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Music Review

Angel Haze's Dirty Gold review: 'Polished rap-pop with bite'

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Released on Monday, Dec 30 2013

Angel Haze 'Dirty Gold' artwork
"Sorry to Island/Republic Records, but f**k you," Angel Haze tweeted moments before leaking her debut album online earlier this week, adding: "I got here doing this for my fans and if you guys don't feel the same, it won't stop me." There aren't many artists who can take on a major record label and win, and while the record was pulled from the web moments later, she got her way after the LP's release date was brought forward to this side of 2013, as she'd originally promised.

That said, upon listening to her long-awaited debut Dirty Gold, Raykeea Angel Wilson strikes as a person who has little patience for pleasantries or work politics. "You've gotta make the decision to be the one difference in your life and turn it around," she spits in her distinctive, growly tone on 'A Tribe Called Red'; an aggressive warning to her peers that she's not one to be messed with. She's far from a nasty character though; her ferocity is in fact rooted in a staunch abiding to her moral compass.

What's most surprising about Dirty Gold is just how polished it is when compared against the rawness of her earlier mixtapes; but scratch beneath the glossy production - courtesy of Mike Dean (Kanye West), Greg Kurstin (Katy Perry), Malay (Frank Ocean) and Rudimental - and there's still plenty of bite and a strong sense of determination throughout.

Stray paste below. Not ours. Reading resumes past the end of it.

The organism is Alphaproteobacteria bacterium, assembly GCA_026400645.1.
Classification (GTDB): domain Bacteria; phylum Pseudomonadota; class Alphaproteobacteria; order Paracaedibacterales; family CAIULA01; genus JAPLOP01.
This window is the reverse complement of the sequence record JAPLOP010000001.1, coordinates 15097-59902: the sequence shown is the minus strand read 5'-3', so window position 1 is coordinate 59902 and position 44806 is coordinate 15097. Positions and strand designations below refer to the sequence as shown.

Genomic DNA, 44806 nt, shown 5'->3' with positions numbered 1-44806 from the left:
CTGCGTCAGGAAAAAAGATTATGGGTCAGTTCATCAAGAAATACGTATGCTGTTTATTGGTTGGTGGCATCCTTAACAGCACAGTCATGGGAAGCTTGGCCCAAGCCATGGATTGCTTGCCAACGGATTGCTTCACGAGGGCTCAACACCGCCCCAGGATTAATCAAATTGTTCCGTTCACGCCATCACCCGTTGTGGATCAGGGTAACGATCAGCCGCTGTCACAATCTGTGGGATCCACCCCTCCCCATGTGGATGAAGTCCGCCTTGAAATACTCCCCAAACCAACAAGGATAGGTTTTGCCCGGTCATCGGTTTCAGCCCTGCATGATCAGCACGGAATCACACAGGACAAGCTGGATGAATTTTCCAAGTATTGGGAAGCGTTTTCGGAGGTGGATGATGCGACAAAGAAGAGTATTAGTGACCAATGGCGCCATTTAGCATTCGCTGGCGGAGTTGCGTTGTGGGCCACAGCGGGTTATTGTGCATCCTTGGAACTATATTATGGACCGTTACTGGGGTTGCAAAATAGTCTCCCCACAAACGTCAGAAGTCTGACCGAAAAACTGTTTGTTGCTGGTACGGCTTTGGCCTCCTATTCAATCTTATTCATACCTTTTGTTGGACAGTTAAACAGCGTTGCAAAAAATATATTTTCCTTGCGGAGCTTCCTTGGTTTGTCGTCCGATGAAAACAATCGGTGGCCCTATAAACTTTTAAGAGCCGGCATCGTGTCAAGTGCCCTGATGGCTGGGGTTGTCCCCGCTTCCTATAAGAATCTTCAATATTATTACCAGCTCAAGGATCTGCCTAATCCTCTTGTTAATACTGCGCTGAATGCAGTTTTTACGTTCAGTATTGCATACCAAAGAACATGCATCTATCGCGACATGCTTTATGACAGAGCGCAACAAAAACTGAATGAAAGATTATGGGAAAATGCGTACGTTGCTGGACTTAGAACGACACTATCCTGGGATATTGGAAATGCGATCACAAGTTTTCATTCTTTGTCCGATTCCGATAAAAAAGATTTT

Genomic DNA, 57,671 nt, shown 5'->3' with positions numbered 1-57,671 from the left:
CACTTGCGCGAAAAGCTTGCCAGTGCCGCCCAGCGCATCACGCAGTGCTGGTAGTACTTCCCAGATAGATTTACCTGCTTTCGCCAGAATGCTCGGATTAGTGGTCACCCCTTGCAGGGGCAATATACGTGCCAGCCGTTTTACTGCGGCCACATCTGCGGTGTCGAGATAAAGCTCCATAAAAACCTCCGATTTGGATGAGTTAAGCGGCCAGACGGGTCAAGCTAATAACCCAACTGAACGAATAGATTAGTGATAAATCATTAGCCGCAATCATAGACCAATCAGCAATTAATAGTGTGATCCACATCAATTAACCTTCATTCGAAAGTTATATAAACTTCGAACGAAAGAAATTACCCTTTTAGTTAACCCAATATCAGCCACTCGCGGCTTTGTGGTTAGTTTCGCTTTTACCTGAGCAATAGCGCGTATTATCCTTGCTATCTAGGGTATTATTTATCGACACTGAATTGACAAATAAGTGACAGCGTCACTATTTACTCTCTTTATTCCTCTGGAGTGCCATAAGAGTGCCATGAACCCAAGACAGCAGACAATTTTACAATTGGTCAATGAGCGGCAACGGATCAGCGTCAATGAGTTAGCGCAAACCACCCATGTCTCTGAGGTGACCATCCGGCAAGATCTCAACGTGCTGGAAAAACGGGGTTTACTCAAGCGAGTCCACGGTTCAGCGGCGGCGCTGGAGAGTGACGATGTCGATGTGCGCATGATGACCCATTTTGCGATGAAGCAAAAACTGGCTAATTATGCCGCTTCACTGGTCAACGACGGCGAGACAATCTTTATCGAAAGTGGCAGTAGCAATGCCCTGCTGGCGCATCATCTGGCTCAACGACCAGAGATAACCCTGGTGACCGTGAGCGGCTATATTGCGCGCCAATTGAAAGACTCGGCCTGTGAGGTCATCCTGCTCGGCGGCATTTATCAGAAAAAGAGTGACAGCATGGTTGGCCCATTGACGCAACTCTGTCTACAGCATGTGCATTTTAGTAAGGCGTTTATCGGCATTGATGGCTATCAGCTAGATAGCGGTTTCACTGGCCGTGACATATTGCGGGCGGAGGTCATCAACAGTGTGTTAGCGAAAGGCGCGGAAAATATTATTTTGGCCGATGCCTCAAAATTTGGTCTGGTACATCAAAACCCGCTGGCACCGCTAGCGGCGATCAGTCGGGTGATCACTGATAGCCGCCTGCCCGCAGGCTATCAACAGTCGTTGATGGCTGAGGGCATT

As well as her obsession with doomed love on 'Deep Sea Diver' and 'April's Fool', both of which are wrapped in eerie electronics and opaque lyrics, there are also hints at her religious upbringing and troubled childhood. "I'm not that trusting" she explains on the confessional 'Black Synagogue' over stabbing synths, while on the intro of 'Angels & Airwaves' she bills the song as one for those contemplating suicide; admitting she once came dangerously close herself.

She doesn't dwell on the past for long though, poking fun at the fashion circuit - or "trashy bitches in classy clothes" - on the playful 'Echelon (It's My Way)', while 'Sing About Me' is armed with a dangerously addictive chorus that nods to her Twitter spat with Azealia Banks earlier this year as well as her desire to inspire others. Elsewhere, 'Planes Fly' and Sia collaboration 'Battle Cry' are both soaring and stadium-sized rap ballads that are not only completely unexpected, but suggest Angel Haze has her sights set on the big time. Fortunately, Dirty Gold is more than equipped for such a task.



Watch the 'Echelon (It's My Way)' music video below:

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